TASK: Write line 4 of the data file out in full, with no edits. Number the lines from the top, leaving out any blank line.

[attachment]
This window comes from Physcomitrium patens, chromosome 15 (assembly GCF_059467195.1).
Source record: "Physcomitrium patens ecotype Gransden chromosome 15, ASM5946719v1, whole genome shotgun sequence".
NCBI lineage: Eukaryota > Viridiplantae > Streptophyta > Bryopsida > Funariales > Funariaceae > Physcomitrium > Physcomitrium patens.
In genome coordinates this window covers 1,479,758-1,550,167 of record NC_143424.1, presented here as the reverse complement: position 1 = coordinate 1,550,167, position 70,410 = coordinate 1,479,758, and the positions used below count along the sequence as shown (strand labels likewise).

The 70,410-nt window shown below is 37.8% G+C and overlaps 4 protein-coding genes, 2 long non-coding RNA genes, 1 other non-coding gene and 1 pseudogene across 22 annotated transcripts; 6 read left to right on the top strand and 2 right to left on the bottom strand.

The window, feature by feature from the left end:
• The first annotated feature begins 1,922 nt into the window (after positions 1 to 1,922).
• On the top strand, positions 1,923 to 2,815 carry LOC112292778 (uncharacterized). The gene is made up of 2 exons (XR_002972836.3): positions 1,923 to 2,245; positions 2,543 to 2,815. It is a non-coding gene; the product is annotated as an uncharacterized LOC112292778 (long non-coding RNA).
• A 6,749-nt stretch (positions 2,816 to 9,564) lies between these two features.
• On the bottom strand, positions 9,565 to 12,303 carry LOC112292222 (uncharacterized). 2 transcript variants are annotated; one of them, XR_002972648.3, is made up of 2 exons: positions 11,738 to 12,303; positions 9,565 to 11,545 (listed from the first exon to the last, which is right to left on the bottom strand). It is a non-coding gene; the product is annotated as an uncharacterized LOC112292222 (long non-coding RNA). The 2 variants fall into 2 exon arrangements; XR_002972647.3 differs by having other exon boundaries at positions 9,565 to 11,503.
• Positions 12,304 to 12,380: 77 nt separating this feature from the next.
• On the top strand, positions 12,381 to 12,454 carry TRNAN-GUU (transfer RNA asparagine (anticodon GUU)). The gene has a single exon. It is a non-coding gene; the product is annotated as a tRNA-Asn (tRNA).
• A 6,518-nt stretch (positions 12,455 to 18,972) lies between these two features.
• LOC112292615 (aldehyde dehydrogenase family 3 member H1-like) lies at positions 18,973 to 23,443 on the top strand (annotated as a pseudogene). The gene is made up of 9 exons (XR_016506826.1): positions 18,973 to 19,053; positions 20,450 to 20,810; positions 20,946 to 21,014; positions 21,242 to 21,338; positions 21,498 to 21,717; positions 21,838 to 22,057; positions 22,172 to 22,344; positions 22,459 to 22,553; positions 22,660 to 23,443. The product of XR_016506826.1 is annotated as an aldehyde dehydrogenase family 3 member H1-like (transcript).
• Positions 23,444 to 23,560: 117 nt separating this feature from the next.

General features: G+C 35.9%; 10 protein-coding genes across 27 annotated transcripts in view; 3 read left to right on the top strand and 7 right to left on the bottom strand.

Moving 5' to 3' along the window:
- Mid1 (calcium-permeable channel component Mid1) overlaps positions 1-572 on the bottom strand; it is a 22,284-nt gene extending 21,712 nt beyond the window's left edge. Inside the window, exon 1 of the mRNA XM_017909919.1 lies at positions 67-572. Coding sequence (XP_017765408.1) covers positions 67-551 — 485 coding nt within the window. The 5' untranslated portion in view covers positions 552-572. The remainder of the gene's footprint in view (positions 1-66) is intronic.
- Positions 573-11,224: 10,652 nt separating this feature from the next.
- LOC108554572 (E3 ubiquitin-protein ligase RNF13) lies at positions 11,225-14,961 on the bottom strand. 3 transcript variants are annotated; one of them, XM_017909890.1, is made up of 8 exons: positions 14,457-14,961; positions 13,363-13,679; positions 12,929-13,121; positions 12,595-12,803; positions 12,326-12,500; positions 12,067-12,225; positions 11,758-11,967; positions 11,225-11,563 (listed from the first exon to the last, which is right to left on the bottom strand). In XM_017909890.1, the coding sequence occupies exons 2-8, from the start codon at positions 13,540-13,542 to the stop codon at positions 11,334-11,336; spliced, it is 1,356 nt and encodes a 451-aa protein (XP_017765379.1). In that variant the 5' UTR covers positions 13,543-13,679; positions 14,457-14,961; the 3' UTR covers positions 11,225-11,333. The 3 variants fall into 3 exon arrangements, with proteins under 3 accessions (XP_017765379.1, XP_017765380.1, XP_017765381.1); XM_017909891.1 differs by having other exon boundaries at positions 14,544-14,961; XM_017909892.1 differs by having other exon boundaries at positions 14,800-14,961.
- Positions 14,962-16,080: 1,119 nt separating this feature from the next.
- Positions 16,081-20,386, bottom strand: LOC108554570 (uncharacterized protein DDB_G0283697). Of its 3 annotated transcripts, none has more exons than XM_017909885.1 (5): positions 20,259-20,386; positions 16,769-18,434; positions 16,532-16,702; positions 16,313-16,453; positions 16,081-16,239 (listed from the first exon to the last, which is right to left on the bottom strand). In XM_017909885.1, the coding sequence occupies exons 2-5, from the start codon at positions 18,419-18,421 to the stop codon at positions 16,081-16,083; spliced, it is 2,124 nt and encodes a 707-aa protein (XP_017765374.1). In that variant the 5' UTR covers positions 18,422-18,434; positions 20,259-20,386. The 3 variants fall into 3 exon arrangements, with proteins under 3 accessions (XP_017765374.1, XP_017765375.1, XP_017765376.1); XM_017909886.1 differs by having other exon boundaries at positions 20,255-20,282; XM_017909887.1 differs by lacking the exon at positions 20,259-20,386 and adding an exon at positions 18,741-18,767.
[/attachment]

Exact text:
In genome coordinates this window covers 1,479,758-1,550,167 of record NC_143424.1, presented here as the reverse complement: position 1 = coordinate 1,550,167, position 70,410 = coordinate 1,479,758, and the positions used below count along the sequence as shown (strand labels likewise).